Why UNL Is A Better Alternative To UNG For Natural Gas Exposure

Includes: UNG, UNL
by: Harry_Briggs

By now there is considerable awareness of some of the shortcomings associated with using the United States Natural Gas ETF (NYSEARCA:UNG) as a vehicle to gain exposure to natural gas prices. UNG relies solely on prompt month natural gas futures contracts to gain exposure to natural gas prices, and its transparent methodology for rolling futures contracts from one month to the next is exploited by natural gas traders. This has caused UNG to fall harder than natural gas prices generally have.

However, there is a misconception about the degree to which UNG has underperformed natural gas prices. When people look at a chart of UNG, they may compare it to a chart of prompt month natural gas prices, and see a significant lag. A continuation chart of prompt month natural gas futures contracts creates the impression you are viewing price changes of one security across time, but in fact you are viewing prices changes of multiple securities across time. This is demonstrated in the two charts below, showing UNG and natural gas prices in 2011.

Click to enlarge:

The first chart tempts you to compare the yearly change in prompt month natural gas settlements with the yearly change in UNG. The difference between the 12/31/2010 settlement of the February-2010 contract (4.405) and the 12/31/2011 settlement of the February-2012 contract (2.989) is minus 32% (versus the 46% decline UNG experienced over the same period), but clearly calculating a change across contracts is meaningless. The second chart doesn't tempt you into making such a miscalculation because of the obvious discontinuity of the discrete lines for each contract. The only appropriate comparison for UNG is the cumulative daily return for each contract, which is currently prompt. This assumes (not unrealistically) that we can roll the value of each expiring contract into the new prompt contract, exactly at expiration, at relatively little cost. I performed this calculation, and it is shown below.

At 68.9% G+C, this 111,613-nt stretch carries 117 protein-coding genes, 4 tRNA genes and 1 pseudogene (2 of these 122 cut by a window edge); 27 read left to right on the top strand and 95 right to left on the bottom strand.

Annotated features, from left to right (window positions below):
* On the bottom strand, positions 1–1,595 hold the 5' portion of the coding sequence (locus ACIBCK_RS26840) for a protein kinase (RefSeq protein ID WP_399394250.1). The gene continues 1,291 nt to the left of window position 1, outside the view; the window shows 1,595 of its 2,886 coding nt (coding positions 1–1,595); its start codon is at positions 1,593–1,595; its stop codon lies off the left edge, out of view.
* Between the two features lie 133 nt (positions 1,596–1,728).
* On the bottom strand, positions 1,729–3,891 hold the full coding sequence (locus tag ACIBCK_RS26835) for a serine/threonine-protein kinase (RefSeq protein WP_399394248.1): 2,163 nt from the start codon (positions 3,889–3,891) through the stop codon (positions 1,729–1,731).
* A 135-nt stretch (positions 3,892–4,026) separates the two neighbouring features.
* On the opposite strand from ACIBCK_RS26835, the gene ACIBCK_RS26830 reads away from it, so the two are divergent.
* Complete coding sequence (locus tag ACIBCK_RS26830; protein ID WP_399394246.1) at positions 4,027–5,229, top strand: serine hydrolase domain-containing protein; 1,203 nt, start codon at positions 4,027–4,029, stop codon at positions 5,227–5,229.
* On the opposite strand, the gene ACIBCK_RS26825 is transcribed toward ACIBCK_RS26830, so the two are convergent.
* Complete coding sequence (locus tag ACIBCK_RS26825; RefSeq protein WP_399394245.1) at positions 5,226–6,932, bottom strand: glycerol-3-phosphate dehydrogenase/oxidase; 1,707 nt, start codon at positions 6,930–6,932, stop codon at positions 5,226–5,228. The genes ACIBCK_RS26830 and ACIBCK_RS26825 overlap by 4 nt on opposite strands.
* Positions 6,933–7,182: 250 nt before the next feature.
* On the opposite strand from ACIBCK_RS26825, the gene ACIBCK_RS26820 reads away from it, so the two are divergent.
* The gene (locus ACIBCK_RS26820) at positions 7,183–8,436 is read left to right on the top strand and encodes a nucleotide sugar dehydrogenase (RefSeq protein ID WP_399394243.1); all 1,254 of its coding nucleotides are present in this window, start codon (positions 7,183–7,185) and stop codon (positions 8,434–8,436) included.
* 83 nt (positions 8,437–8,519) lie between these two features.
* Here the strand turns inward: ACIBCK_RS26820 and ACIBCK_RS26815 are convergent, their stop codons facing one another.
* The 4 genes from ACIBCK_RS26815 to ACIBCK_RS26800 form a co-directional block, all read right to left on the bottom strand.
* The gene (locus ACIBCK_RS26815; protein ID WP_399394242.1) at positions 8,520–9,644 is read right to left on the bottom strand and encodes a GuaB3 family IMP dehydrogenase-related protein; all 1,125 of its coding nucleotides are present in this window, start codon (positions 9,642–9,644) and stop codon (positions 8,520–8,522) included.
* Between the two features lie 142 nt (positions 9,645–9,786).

Click to enlarge:

UNG underperforms the cumulative return of prompt natural gas contracts by only 4%, and part of this is the approximately 1% fee charged by UNG. Losing 46% in a year is not fun, but UNG's return is reasonably close to an appropriate benchmark. In fact, before performing the calculation, I thought the slippage would be much greater than 3%.

For the sake of having another benchmark, the February-2012 contract was 5.215 on December 31, 2010. On the final trading day of 2011, this contract settled at 2.989, or a 43% loss, which is actually slightly worse than the loss incurred by rolling holding prompt futures contracts and rolling them on expiration.

A better alternative for getting exposure to natural gas prices is the United States 12 Month Natural Gas ETF (NYSEARCA:UNL). UNL is similar to UNG, except that its future positions are distributed relatively evenly across 12 months instead of just one month. Its performance has been better than UNG, and its performance is in line with an appropriate benchmark, once its expense charge is considered (-40% versus -39% respectively). I would recommend UNL over UNG to any investor looking for direct exposure to natural gas prices.

Click to enlarge:

Disclosure: I have no positions in any stocks mentioned, and no plans to initiate any positions within the next 72 hours.